Main Library will be closed on Sat., Aug. 29, to prepare for an event. Phone calls will be accepted that day.
The Literary Society event featuring Louise Penny is sold out
Library Branch at Mill Creek MetroParks will be closed during Canfield Fair, Sept. 2-7

Libraries Connect-Blog

Teens-What Are You Reading?

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Have a book you're really into? Pass it on!

Leave a comment to let everyone know about great books and authors you love. Tell us why you like them. 


Click on "Comments" to read a comment or post one.


First, click on "Sign Up" (for new members) or "Login" (for current members).  Trouble logging in? Email


Let's Talk Books

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Let's Talk BooksLet's Talk Books!
Who doesn't love a good book? We love reading them and listening to them--and sometimes do both when the book captures our imagination! When we've discovered a good book, we want to pass that reading joy on and so we love to make book recommendations to people we know. It's a game of sorts, isn't it? Who would like this thriller we just stayed up all night to finish reading? Who had the same experience shared by characters in that great coming-of-age story? Who loves to knit and would enjoy that novel about a knitting club?


The thing about book recommendations is this: if you make them, you usually love to get them in return. And if you give one, you usually get three or four! Here is a forum for sharing your book recommendations as well as your comments about books and reading. So here we go... What are you reading?

Why I Love My Library

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Tell us why you love your library! Share your library story here. (Problems using this blog? Email

Internet World

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It’s an Internet World: The Library is More Vital than Ever

The world of information, the way it is generated and accessed, has changed and continues to change. So have libraries.

People need the Internet, but not everyone has it. Today, the Library has become the primary source of public broadband access in our society. That’s important when you consider two facts. First, nearly 54,000 households in Mahoning County do not have broadband Internet access. Second, to control costs, businesses and all levels of government continually move what they do to the Internet. Ads appear daily telling us to go online for one thing or the other. The continual push of people to the Internet is being done with little regard for the thousands of people that don’t have broadband access, or for the public library -- the institution that provides Internet access to those without it.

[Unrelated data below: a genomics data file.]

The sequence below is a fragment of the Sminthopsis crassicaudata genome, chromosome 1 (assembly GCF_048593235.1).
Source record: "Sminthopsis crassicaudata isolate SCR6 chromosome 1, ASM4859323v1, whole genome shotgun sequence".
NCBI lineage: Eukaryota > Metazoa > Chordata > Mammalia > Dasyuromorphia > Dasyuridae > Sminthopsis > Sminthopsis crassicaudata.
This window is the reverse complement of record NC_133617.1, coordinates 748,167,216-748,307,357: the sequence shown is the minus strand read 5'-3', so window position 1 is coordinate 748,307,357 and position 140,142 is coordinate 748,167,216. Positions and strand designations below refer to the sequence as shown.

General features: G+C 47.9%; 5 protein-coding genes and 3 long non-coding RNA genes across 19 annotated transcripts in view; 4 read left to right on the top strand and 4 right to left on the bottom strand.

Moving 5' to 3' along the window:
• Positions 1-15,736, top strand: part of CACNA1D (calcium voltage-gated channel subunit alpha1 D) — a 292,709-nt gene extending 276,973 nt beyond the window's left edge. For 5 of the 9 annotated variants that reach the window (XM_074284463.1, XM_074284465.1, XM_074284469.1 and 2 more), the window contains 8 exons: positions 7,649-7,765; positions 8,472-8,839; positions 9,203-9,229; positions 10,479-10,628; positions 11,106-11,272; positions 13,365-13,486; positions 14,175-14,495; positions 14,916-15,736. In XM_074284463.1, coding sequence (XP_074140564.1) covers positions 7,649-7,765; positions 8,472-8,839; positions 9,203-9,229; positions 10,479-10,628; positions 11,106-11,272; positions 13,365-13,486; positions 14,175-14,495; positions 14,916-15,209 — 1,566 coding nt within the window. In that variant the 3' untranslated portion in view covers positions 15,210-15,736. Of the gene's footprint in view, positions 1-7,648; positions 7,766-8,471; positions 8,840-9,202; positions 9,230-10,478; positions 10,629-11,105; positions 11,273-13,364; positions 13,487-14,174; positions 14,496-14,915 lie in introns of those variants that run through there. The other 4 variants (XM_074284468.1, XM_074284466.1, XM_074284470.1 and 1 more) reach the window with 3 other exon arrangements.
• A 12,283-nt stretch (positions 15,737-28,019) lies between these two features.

Internet access isn’t a luxury, it’s a necessity. Where do the people in those 54,000 households go to prepare resumes and apply for jobs, sign up for the Medicare Rx drug program, do their taxes, check out product information, and do school assignments? Many come to a Library; many need help because they lack basic computer skills.

It’s an online world. Nearly half of top U.S. retailers only accept job applications online. You must go online to apply for unemployment benefits, to complete the FAFSA application for college aid or to get to the National Institutes of Health, one of the most reliable, nonbiased sources of medical information. Want to take advantage of a new government-supported program that provides a free cell phone and monthly airtime to low-income people? To apply, you have to go online.

Lost in a sea of information. There is so much to read, view and hear. The amount of information available to us has exploded. As a society, we are awash in information. Many people are lost. They need help to find the bit of information they heard about someplace. People often don’t know if what they need is in a book, a DVD or hidden away in a corner of the Internet you can’t locate with Google. Day in, day out, we see people struggling with all of this. The Library is the place where many of them turn for help.